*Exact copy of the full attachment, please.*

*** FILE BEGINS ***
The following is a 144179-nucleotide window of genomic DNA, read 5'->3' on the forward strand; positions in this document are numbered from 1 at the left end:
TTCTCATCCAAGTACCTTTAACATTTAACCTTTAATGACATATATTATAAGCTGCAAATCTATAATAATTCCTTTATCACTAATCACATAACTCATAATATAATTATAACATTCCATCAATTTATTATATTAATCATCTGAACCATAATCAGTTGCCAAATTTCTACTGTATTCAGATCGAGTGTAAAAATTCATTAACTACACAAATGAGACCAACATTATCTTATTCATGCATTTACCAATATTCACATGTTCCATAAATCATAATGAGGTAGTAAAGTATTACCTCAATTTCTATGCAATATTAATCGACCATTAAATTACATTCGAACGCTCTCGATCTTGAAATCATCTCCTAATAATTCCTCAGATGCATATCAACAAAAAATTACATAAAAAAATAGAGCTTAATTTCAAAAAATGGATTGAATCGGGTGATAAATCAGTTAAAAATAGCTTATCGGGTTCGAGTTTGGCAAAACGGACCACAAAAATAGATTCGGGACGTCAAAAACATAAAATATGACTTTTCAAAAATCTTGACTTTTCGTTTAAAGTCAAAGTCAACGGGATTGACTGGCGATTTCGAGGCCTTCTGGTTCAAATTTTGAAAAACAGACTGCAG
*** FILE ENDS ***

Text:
The following is a 144179-nucleotide window of genomic DNA, read 5'->3' on the forward strand; positions in this document are numbered from 1 at the left end:
TTCTCATCCAAGTACCTTTAACATTTAACCTTTAATGACATATATTATAAGCTGCAAATCTATAATAATTCCTTTATCACTAATCACATAACTCATAATATAATTATAACATTCCATCAATTTATTATATTAATCATCTGAACCATAATCAGTTGCCAAATTTCTACTGTATTCAGATCGAGTGTAAAAATTCATTAACTACACAAATGAGACCAACATTATCTTATTCATGCATTTACCAATATTCACATGTTCCATAAATCATAATGAGGTAGTAAAGTATTACCTCAATTTCTATGCAATATTAATCGACCATTAAATTACATTCGAACGCTCTCGATCTTGAAATCATCTCCTAATAATTCCTCAGATGCATATCAACAAAAAATTACATAAAAAAATAGAGCTTAATTTCAAAAAATGGATTGAATCGGGTGATAAATCAGTTAAAAATAGCTTATCGGGTTCGAGTTTGGCAAAACGGACCACAAAAATAGATTCGGGACGTCAAAAACATAAAATATGACTTTTCAAAAATCTTGACTTTTCGTTTAAAGTCAAAGTCAACGGGATTGACTGGCGATTTCGAGGCCTTCTGGTTCAAATTTTGAAAAACAGACTGCAG